The Anonymous Widower

A Solution To Hospital Car Parking Charges

If I need to go to my preferred hospital of University College Hospital, I walk round the corner from my house and get a number 30 bus, which stops outside the hospital.

If I want to go to the Royal London Hospital, I take the Overground four stops to Whitechapel.

I live in Dalston, which is reasonably close to Central London and I chose to live here, as I don’t drive.

Some other cities have good hospital access on public transport.

  • Addenbroke’s Hospital in Cambridge has a fast guided busy to the City Centre and the North of the City. It also has it’s own bus station and may even get a railway station.
  • The Queen’s Medical Centre in Nottingham has a tram stop with direct step-free access to the hospital. The tram system also has seven large Park-and-Ride sites.
  • James Cook Hospital in Middlesbrough has its own railway station.

But how many hospitals and that includes many new ones have terrible public transport links?

Consider two elderly sisters; Elsie and Doris, perhaps living on opposite sides of the country.

Suppose one sister has a bad fall and ends up in the local hospital.

  • The train system in the UK is improving and I’ve regularly met fellow train passengers well into their eighties travelling for four or five hours by train, to visit friends and relatives or have a holiday.
  • Crossing London can be a problem for some, but my London-savvy eighty-five year old friend does it regularly.

It’s just the last link to the hospital, that can be a problem.

Norwich And Norfolk Hospital

The Norfolk and Norwich Hospital is a large teaching hospital, that was built in 2001 on the Western outskirts of the City.

It replaced a City Centre hospital.

There is a bus from the station, but finding details of the schedule is difficult, as the bus company’s web site, is more about selling you deals, that telling you how often the buses run.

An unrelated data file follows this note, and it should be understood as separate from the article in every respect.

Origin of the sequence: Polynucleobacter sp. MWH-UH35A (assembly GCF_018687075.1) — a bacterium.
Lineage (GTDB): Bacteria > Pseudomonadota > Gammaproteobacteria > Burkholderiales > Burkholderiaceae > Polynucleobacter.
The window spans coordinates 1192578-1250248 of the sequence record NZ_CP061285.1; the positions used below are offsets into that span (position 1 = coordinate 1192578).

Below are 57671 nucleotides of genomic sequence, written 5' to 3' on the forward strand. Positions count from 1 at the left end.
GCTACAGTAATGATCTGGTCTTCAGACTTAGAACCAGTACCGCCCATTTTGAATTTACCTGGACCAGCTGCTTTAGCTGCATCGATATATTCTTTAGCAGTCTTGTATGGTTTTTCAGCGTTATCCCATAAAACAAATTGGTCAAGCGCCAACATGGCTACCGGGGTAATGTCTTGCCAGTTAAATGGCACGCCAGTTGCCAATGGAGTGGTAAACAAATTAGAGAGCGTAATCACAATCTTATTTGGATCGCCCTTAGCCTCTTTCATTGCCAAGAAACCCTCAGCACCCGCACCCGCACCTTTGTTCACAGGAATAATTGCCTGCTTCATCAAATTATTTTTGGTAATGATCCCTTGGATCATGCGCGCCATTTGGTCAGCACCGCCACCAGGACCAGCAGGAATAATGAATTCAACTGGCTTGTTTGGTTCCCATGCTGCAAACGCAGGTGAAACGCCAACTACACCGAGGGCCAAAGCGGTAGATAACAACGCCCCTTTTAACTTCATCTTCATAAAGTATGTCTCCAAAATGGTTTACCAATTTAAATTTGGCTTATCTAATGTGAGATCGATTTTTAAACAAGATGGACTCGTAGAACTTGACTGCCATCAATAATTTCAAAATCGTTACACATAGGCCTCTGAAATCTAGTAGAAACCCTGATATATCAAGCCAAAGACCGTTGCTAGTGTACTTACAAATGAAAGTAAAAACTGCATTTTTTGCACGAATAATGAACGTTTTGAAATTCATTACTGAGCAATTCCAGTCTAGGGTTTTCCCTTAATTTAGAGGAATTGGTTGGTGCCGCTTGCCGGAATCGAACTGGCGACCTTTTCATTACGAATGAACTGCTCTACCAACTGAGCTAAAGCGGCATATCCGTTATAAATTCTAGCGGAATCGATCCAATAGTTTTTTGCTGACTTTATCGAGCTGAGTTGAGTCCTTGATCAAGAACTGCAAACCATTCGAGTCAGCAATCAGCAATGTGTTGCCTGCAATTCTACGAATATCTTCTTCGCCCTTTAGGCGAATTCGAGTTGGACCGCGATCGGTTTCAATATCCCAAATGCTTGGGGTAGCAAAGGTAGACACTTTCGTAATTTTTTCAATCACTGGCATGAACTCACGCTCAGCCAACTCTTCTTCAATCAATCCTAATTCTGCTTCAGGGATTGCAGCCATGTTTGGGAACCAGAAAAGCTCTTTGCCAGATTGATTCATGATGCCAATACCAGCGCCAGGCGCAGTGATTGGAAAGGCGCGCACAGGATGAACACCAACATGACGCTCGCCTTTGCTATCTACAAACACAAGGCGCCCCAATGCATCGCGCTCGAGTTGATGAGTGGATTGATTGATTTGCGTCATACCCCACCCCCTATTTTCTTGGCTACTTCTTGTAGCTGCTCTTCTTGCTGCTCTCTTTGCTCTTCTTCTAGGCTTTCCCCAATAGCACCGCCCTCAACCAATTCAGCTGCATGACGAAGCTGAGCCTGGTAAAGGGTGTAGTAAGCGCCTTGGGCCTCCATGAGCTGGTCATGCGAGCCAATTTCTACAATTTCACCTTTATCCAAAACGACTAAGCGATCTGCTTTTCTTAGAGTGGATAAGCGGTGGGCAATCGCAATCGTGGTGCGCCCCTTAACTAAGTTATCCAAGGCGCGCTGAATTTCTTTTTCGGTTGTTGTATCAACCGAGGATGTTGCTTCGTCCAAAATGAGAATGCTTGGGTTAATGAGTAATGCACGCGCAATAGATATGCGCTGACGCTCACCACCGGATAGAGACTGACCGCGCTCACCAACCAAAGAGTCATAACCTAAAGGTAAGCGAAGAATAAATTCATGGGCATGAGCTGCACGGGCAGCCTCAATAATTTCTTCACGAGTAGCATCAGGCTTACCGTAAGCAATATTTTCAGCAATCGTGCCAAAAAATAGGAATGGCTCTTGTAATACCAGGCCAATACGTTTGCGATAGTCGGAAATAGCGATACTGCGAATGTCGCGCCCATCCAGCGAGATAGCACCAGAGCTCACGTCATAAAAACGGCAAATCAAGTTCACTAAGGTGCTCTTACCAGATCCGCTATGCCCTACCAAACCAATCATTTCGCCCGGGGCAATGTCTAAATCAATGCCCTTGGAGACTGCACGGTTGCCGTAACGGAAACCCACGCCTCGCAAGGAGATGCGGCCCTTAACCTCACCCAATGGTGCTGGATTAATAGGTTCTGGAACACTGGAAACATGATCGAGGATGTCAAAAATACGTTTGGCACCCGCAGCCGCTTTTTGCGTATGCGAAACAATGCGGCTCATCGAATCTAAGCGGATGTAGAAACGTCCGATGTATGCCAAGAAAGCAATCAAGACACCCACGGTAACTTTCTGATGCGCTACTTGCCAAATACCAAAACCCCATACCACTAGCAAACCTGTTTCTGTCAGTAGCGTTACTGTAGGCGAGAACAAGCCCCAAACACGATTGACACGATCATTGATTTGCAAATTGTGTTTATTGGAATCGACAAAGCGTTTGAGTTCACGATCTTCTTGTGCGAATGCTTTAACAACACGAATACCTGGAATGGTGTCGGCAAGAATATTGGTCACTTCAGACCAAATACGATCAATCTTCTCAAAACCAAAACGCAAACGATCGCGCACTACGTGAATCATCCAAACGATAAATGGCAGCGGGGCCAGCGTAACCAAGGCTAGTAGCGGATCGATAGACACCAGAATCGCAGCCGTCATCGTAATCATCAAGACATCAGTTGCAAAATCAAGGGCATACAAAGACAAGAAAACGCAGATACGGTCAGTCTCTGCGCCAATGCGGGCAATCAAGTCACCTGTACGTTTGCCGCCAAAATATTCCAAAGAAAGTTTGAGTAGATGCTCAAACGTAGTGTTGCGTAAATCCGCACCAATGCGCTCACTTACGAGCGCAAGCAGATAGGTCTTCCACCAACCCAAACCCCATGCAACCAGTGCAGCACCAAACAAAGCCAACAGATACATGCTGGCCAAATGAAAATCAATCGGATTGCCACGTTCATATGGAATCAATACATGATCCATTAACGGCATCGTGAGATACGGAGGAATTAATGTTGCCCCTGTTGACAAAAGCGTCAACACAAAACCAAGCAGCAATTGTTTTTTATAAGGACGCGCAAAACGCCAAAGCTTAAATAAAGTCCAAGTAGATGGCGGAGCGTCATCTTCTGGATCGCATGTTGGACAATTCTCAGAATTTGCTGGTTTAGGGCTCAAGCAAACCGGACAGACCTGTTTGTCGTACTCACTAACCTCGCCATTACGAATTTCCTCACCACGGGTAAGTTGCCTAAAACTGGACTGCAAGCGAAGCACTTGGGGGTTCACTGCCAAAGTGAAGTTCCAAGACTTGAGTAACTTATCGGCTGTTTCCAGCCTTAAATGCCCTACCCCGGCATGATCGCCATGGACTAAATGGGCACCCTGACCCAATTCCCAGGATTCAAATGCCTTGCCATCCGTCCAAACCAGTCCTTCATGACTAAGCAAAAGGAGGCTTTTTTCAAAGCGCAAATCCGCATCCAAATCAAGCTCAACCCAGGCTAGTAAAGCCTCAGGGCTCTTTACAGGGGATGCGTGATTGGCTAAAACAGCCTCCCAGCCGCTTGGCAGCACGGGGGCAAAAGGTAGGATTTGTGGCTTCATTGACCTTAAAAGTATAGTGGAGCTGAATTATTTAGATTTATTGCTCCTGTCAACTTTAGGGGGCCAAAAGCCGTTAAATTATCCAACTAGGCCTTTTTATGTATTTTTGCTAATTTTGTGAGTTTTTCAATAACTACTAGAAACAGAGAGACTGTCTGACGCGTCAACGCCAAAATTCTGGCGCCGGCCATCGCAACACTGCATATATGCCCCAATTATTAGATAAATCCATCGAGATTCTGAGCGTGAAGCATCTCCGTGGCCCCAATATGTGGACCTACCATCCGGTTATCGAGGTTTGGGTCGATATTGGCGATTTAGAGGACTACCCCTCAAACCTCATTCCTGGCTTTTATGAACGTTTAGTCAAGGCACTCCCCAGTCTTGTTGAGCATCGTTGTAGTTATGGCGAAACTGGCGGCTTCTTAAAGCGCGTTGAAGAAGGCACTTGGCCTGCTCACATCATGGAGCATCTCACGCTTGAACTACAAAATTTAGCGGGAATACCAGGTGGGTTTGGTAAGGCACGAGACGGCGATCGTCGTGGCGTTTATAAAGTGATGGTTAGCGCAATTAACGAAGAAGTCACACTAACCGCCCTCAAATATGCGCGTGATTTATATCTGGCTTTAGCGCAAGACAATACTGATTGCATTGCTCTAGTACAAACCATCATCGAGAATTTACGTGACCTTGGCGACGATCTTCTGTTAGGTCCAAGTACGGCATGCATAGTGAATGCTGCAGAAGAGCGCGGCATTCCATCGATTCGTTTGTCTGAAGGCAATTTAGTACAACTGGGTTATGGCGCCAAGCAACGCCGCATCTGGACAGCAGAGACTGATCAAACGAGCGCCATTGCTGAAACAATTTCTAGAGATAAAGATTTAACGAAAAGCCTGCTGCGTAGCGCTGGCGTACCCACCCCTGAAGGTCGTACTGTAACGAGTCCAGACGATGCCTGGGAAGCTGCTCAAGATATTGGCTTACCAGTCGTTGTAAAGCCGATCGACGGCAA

I suppose the only way to find out is to go to Norwich station and do some bus spotting.

This Google Map shows the location of the hospital close to the University of East Anglia and the world-famous John Innes Institute.

I’ve only ever been to the area by car and I do wonder what students without transport think about getting to the University of East Anglia.

It certainly, isn’t the sort of place, I’d have wanted to go to University. During our time at Liverpool, C and myself were always popping down Brownlow Hill to the City Centre.

In somewhere like Germany or Switzerland, there would be a tram from the train station.

A London Example Of Improvement

If I wanted to go to Barnet Hospital, I would take the Underground to High Barnet station and then get a bus. But the Underground and bus interchange at High Barnet is not easy, especially on a wet day.

But it does appear that there is a better route, which involves catching a 384 bus from Cockfosters station.

  • The bus provides a feeder service direct to the hospital.
  • Cockfosters station will be step-free in a few years.
  • The bus stops at both Barnet Hospital and the A & E unit.

It’s certainly a lot better than when I lived in the area as a child.

Why Can’t All Hospitals Have Decent Public Transport?

Hospitals are important to so many people and although not every hospital can have a transport network as good as Addenbrooke’s, the Queen’s Medial Centre or University College Hospital, getting to some hospitals is a major logistics nightmare.

  • Hospitals serving a large rural area, must be at the heart of the bus network.